Pressure Release



Elastic isn’t fantastic, at least when it comes to reins, say researchers at Duchy College (UK). Elastic inserts make it more difficult to reward horses because it can take up to three seconds for pressure to be fully released as the elastic slowly regains its shape. Fixed reins, on the other hand, allow riders to release pressure in less than one second, an acceptable time frame for a horse to associate an action with a reward. “It is really important to understand how fast we are releasing pressure, since pressure release is fundamental to what we riders do,” says Haley Randle PhD.

Making Holes

 Equine Pawing Study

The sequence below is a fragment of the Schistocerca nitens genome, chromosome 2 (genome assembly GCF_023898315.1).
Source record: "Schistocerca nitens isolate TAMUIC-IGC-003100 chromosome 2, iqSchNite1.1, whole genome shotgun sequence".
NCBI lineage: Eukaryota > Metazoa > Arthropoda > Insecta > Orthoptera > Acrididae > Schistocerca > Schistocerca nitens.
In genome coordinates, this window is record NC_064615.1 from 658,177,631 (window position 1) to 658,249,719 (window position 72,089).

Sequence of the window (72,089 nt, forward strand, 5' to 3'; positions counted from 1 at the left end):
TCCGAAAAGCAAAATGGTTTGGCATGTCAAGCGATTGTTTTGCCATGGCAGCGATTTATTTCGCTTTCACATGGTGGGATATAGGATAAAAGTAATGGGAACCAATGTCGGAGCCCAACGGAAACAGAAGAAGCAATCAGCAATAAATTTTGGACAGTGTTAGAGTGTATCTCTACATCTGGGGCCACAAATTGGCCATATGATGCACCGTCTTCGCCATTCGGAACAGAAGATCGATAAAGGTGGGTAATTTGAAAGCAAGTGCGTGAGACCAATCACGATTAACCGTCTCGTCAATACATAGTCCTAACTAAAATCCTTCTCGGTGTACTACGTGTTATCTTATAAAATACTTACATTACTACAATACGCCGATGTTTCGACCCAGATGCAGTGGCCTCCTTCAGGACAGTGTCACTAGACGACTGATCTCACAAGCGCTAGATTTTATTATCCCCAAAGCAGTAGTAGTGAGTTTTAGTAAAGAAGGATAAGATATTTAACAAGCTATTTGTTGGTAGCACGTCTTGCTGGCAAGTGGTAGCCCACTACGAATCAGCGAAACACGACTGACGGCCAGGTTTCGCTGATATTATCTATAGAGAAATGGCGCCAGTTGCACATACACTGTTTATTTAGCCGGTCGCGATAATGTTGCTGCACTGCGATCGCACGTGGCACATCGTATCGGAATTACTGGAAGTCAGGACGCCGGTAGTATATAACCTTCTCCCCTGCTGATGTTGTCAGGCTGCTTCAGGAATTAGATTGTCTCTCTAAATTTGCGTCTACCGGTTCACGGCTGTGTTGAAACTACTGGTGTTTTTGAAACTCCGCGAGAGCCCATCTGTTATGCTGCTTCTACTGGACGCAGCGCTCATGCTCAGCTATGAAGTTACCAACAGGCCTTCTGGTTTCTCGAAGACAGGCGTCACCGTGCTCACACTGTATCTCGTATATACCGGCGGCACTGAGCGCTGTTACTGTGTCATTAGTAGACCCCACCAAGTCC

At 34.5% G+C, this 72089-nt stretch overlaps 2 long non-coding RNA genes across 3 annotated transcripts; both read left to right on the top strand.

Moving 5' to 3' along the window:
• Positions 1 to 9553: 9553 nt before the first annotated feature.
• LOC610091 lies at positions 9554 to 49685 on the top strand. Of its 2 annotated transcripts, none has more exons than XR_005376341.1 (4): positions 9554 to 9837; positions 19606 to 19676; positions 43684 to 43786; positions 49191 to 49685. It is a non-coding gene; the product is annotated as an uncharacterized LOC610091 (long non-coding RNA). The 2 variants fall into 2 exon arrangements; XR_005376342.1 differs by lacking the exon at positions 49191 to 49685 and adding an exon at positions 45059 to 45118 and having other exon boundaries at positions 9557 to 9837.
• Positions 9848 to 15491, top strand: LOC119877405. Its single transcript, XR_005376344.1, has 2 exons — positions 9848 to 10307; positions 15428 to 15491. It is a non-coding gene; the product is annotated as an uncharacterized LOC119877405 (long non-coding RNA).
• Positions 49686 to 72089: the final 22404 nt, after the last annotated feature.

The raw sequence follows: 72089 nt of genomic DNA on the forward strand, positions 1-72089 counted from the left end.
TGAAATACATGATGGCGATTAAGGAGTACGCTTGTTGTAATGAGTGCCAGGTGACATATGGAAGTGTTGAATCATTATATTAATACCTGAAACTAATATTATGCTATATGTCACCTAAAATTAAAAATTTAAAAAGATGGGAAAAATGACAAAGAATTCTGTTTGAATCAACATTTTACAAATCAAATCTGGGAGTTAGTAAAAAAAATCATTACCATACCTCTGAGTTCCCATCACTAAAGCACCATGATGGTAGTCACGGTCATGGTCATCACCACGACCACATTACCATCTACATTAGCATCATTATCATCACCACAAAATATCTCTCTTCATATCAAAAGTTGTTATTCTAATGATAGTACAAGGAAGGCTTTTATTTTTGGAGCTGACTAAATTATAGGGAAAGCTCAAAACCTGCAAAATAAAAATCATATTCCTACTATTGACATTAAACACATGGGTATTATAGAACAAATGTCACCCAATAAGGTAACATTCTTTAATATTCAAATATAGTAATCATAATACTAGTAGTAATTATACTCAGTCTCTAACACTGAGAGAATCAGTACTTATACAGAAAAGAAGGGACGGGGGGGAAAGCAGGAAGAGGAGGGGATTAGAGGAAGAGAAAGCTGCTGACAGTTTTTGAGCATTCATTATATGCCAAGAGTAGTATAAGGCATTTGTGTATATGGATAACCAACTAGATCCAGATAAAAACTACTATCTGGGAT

Equine Pawing Study

While we might fuss at our horses for pawing in the stable, new research from Cornell University (USA) indicates that pawing might not necessarily be just a bad habit. Their study of 41 Standardbred racehorses revealed that 58% of the horses were seen pawing during a regular work week. What’s more, these animals were showing much more pawing in the afternoons, a few hours after their workouts, than in the mornings. And on Sundays, when they weren't exercised, there wasn't any significant difference in the amount of pawing between mornings and afternoons. So what’s causing the pawing? Pain or discomfort, possibly, according to study authors Christina L. Butler Ph.D. and Katherine Albro Houpt Ph.D.

“Horses may be pawing to create holes in which they can place their back legs to redistribute their weight or compensate for unevenness of flooring,” they stated.

Principled Training

 Horse misunderstanding

Horse misunderstanding